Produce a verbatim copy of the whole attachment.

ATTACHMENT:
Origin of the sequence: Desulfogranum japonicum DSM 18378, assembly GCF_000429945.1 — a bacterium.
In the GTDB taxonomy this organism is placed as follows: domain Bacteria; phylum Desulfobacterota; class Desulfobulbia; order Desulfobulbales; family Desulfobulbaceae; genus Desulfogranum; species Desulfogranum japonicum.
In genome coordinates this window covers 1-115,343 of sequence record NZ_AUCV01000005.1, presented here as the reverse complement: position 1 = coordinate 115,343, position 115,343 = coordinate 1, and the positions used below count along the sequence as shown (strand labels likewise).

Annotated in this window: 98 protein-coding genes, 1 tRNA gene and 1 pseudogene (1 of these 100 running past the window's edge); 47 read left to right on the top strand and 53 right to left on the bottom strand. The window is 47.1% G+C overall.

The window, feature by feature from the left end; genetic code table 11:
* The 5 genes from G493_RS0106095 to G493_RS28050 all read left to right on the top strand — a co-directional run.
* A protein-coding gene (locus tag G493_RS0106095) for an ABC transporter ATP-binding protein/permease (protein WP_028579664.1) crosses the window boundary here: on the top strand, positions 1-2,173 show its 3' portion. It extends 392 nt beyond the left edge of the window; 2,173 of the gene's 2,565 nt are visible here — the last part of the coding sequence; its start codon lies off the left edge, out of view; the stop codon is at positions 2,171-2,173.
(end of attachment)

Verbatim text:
Origin of the sequence: Desulfogranum japonicum DSM 18378, assembly GCF_000429945.1 — a bacterium.
In the GTDB taxonomy this organism is placed as follows: domain Bacteria; phylum Desulfobacterota; class Desulfobulbia; order Desulfobulbales; family Desulfobulbaceae; genus Desulfogranum; species Desulfogranum japonicum.
In genome coordinates this window covers 1-115,343 of sequence record NZ_AUCV01000005.1, presented here as the reverse complement: position 1 = coordinate 115,343, position 115,343 = coordinate 1, and the positions used below count along the sequence as shown (strand labels likewise).

Annotated in this window: 98 protein-coding genes, 1 tRNA gene and 1 pseudogene (1 of these 100 running past the window's edge); 47 read left to right on the top strand and 53 right to left on the bottom strand. The window is 47.1% G+C overall.

The window, feature by feature from the left end; genetic code table 11:
* The 5 genes from G493_RS0106095 to G493_RS28050 all read left to right on the top strand — a co-directional run.
* A protein-coding gene (locus tag G493_RS0106095) for an ABC transporter ATP-binding protein/permease (protein WP_028579664.1) crosses the window boundary here: on the top strand, positions 1-2,173 show its 3' portion. It extends 392 nt beyond the left edge of the window; 2,173 of the gene's 2,565 nt are visible here — the last part of the coding sequence; its start codon lies off the left edge, out of view; the stop codon is at positions 2,171-2,173.